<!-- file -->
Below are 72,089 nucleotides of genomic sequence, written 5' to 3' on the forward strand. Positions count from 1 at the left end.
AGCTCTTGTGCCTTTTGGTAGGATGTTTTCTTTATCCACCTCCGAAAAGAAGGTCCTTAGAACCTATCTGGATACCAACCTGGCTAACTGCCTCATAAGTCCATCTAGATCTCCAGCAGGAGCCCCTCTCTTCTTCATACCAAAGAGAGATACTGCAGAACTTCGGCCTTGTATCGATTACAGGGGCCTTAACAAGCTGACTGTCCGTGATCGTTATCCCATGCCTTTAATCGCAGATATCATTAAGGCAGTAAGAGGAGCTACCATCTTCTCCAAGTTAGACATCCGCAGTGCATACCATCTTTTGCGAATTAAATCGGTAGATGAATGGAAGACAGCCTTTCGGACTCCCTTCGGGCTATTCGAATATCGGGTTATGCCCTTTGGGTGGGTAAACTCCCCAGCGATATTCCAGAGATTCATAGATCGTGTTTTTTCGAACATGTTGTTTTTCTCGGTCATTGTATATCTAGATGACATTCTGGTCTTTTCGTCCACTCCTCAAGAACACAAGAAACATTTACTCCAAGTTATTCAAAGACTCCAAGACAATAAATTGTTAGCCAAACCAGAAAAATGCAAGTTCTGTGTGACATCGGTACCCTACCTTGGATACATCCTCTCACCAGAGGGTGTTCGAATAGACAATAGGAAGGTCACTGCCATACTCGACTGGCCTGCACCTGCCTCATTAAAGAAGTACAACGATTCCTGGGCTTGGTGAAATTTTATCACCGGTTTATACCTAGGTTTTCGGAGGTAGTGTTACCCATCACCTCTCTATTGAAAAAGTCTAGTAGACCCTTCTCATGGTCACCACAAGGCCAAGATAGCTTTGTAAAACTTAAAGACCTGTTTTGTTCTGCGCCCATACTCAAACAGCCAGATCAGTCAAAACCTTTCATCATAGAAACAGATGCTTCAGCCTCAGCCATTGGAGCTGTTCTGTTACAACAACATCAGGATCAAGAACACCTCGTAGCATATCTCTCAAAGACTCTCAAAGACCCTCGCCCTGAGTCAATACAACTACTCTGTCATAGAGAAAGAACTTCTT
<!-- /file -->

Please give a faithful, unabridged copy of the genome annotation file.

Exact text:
Below are 72,089 nucleotides of genomic sequence, written 5' to 3' on the forward strand. Positions count from 1 at the left end.
AGCTCTTGTGCCTTTTGGTAGGATGTTTTCTTTATCCACCTCCGAAAAGAAGGTCCTTAGAACCTATCTGGATACCAACCTGGCTAACTGCCTCATAAGTCCATCTAGATCTCCAGCAGGAGCCCCTCTCTTCTTCATACCAAAGAGAGATACTGCAGAACTTCGGCCTTGTATCGATTACAGGGGCCTTAACAAGCTGACTGTCCGTGATCGTTATCCCATGCCTTTAATCGCAGATATCATTAAGGCAGTAAGAGGAGCTACCATCTTCTCCAAGTTAGACATCCGCAGTGCATACCATCTTTTGCGAATTAAATCGGTAGATGAATGGAAGACAGCCTTTCGGACTCCCTTCGGGCTATTCGAATATCGGGTTATGCCCTTTGGGTGGGTAAACTCCCCAGCGATATTCCAGAGATTCATAGATCGTGTTTTTTCGAACATGTTGTTTTTCTCGGTCATTGTATATCTAGATGACATTCTGGTCTTTTCGTCCACTCCTCAAGAACACAAGAAACATTTACTCCAAGTTATTCAAAGACTCCAAGACAATAAATTGTTAGCCAAACCAGAAAAATGCAAGTTCTGTGTGACATCGGTACCCTACCTTGGATACATCCTCTCACCAGAGGGTGTTCGAATAGACAATAGGAAGGTCACTGCCATACTCGACTGGCCTGCACCTGCCTCATTAAAGAAGTACAACGATTCCTGGGCTTGGTGAAATTTTATCACCGGTTTATACCTAGGTTTTCGGAGGTAGTGTTACCCATCACCTCTCTATTGAAAAAGTCTAGTAGACCCTTCTCATGGTCACCACAAGGCCAAGATAGCTTTGTAAAACTTAAAGACCTGTTTTGTTCTGCGCCCATACTCAAACAGCCAGATCAGTCAAAACCTTTCATCATAGAAACAGATGCTTCAGCCTCAGCCATTGGAGCTGTTCTGTTACAACAACATCAGGATCAAGAACACCTCGTAGCATATCTCTCAAAGACTCTCAAAGACCCTCGCCCTGAGTCAATACAACTACTCTGTCATAGAGAAAGAACTTCTT